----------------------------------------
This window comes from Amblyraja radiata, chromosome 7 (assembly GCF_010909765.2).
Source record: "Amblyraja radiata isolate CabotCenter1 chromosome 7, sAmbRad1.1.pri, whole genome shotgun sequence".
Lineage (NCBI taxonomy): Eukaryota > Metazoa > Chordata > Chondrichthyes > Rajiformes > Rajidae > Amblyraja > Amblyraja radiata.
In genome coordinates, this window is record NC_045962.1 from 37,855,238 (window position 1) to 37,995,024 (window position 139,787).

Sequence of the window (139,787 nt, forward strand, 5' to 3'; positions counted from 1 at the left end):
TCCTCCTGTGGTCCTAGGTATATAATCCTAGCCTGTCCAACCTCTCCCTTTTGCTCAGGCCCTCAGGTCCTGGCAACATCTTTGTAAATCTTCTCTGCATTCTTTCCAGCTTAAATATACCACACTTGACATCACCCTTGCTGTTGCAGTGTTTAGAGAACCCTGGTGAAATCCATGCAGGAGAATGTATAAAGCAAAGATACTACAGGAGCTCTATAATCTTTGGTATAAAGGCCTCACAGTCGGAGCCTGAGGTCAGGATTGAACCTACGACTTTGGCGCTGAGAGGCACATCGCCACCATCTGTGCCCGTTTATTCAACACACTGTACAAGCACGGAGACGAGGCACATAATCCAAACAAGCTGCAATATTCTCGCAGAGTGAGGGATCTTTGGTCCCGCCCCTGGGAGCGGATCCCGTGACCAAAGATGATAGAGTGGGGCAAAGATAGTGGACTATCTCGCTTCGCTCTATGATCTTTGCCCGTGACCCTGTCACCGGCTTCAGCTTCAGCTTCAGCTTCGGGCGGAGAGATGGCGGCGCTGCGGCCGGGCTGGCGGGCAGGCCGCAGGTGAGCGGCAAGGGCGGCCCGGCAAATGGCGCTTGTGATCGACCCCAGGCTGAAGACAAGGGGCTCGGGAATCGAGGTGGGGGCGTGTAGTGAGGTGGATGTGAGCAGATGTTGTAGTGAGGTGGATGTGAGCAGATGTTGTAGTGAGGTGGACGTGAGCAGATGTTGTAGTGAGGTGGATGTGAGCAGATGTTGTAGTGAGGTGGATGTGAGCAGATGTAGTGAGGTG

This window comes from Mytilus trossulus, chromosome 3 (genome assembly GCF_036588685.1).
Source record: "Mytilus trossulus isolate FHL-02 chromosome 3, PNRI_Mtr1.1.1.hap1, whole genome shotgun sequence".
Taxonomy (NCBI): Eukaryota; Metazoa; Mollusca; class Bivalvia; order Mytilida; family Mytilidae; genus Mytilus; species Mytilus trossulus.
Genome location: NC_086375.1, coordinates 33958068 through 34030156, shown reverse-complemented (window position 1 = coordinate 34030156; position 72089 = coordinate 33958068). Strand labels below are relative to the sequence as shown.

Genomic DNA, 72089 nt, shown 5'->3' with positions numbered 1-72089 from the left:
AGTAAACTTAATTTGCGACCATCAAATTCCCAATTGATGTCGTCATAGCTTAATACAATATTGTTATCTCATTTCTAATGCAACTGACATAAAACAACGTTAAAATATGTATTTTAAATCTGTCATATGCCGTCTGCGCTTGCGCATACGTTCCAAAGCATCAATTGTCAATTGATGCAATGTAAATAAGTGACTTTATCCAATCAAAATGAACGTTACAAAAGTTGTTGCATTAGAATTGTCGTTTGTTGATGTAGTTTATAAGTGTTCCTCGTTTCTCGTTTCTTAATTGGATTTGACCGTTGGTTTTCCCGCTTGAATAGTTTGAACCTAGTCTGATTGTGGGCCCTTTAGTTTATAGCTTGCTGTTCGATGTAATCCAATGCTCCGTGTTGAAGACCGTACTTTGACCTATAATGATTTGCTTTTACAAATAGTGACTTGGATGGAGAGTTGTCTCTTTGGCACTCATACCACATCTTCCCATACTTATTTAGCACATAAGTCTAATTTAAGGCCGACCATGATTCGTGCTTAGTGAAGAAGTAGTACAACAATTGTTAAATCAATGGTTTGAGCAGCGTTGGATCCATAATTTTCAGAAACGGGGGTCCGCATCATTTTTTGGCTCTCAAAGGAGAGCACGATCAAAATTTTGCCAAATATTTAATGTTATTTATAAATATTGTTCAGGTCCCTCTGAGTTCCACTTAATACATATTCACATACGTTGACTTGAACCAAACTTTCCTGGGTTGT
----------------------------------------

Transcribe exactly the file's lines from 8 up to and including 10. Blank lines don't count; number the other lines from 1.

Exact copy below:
Source record: "Mytilus trossulus isolate FHL-02 chromosome 3, PNRI_Mtr1.1.1.hap1, whole genome shotgun sequence".
Taxonomy (NCBI): Eukaryota; Metazoa; Mollusca; class Bivalvia; order Mytilida; family Mytilidae; genus Mytilus; species Mytilus trossulus.
Genome location: NC_086375.1, coordinates 33958068 through 34030156, shown reverse-complemented (window position 1 = coordinate 34030156; position 72089 = coordinate 33958068). Strand labels below are relative to the sequence as shown.